Paris-Nice: Contador wins… no wait

Stage 8: Nice to Nice

You had to pay attention, but I think I counted something like eight moments that said Sergio Henao was beaten today, which is all the more incredible given that he’s now this year’s winner of Paris-Nice.

The first moment was when Alberto Contador attacked with 52km to race, setting up the day’s drama.

The second came when Contador pushed ahead, building a lead of about 45 seconds over the Colombian.

Sergio Henao, alone, and forced to ride in front

The third when the two Team Sky riders dropped off in the middle of a commercial break with 21km to go, forcing Henao to the front as he rode up the Col D’Eze. Henao, and the situation, looked pretty miserable at this point.

The fourth when Contador, along with David De La Cruz of QuickStep and Marc Soler of Movistar pulled away, increasing the gap to one minute.

Then fifth when Porte went, which convinced everyone Henao was beaten, or worse, collapsing. He certainly had me fooled. But somehow Henao followed Porte, who then made way to leave Henao to do his own work on the front.

The sixth when Porte went again at 18.4km left. Again Henao followed, getting his punishing place back at the front as reward. No chicken wing would get anyone to ease his burden at the front and take over.

Then there was this period when Ilnur Zakarin, and Ion Izagirre decided to make his life even harder for Henao, attacking and forcing Henao to follow, which he did, then forcing him back to the front. Same again when Dan Martin attacked, looking to secure his podium spot, and again when Julian Alaphilippe made a similar move. If Henao wasn’t already feeling ruined, not to mention victimized, surely he was now. That was seven.

De La Cruz heads for the line, followed by Contador

But it turned out Henao knew how to descend, doing so in such a way that defied the story being told further up the road. For Contador had broken free of De La Cruz, chasing for the full ten-second bonus, to add to the two seconds he’d picked up at the intermediate sprint. Having just climbed an actual mountain, Henao now had a proverbial one left to climb.

And so, while the Contador story was unfolding at the front, the Henao story was about to finish within two seconds of being an after thought.

De La Cruz, nudging past Contador, took the win, and four seconds that Contador was counting on. Henao, somehow, had done it, defying Contador, and everyone who thought he was done.

Including me. Eight. I lost count after eight moments he was supposed to be beaten.

Go to ProCyclingStats.com for all the results from Paris-Nice.

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Paris-Nice: Alaphilippe, Martin, and the value of teammates

Paris-Nice Stage 6: Aubagne to Fayence 

As the race reached the second ascent of the Mur de Fayence Julian Alaphilippe knew one thing – to find the wheel of Dan Martin and stay there until he’d safely

Simon Yates takes the win in Fayence

crossed the finish line. But with that job done, and the yellow jersey safe for another day, Alaphilippe found he couldn’t let him go of Martin, even after they’d reached the finish.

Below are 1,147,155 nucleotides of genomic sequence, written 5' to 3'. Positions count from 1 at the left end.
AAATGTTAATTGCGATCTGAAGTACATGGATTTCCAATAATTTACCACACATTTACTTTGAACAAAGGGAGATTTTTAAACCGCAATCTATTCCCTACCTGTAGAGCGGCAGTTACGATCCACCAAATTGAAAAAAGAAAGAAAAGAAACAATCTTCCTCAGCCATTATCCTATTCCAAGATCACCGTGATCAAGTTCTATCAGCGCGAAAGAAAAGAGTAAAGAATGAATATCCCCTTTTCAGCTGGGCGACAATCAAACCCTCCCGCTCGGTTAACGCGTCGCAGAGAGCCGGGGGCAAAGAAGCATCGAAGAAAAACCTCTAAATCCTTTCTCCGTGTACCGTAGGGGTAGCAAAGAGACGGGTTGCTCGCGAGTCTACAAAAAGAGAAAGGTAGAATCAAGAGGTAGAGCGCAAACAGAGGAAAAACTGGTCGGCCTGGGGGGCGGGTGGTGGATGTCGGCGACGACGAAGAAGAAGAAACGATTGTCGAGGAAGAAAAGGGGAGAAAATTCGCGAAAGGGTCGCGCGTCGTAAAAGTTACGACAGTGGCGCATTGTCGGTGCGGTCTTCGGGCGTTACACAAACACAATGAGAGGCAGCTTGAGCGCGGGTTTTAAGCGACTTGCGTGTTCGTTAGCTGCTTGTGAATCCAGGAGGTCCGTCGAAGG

The superlatives of the day rightly belonged to Simon Yates, who with every win guarantees an exciting talent to cheer home for the next decade or so; but behind him was another battle, the one between Alaphilippe and himself.

With Yates up the road, Alaphilippe knew he had more than two minutes on the Bury man. And when Porte went he knew the cross winds of Stages 1 and 2 meant the Aussie’s efforts were for pride more than anything. But Sergio Henao was different, trailing on GC by little more than a minute.

Julian Alaphilippe in yellow, follows his teammate Dan Martin up the climb in Fayence

Alaphilippe, couldn’t follow Henao, but didn’t panic. Neither did Dan Martin, slotting in ahead of his teammate and pulling him up what, even on TV, looked like an unforgiving climb. Martin, who only last month was leading the Volta ao Algarve, was now demonstrating cycling’s egalitarian side, putting in the work for his teammate.

Alaphilippe knew what to do, and followed Martin all the way to the summit. Martin, in one of those moments that really sticks, swung wide as the finish line appeared, waving Alaphilippe through ahead of him while he kept watch on those chasing behind. Watching the footage you’d guess Martin assumed there wer

Dan Martin waves through his teammate Julian Alaphilippe

e still bonus seconds to be had, or maybe wasn’t sure and didn’t want to risk it. But the gesture, waving Alaphilippe through just in case, stuck.

Post race the cameras picked out Yates. A few feet away Alaphilippe had his arm around Martin. Both were smiling. Martin had done his job and Alaphilippe had too, keeping the lead for another day. Instinctively Alaphilippe then embraced Martin a second time, the thanks and gratitude all too obvious.

These moments encapsulate the best of cycling. Here we had a race leader showing his gratitude, acknowledging his frailties, and his dependence on others for his own

Alaphilippe and Martin embrace after crossing the finish line

success. It’s moments like this when you understand what makes cycling such a compelling story, as well as such a human one.

Attention will rightly be on Yates tonight, and the performance that reminds us of what we have to look forward in the future. But Alaphilippe keeps yellow tonight, thanks to his own grit, and that of an Irishman who left everything on the Mur de Fayence for a teammate.

For full results from Stage 6 of Paris-Nice, go to ProCyclingStats.com.

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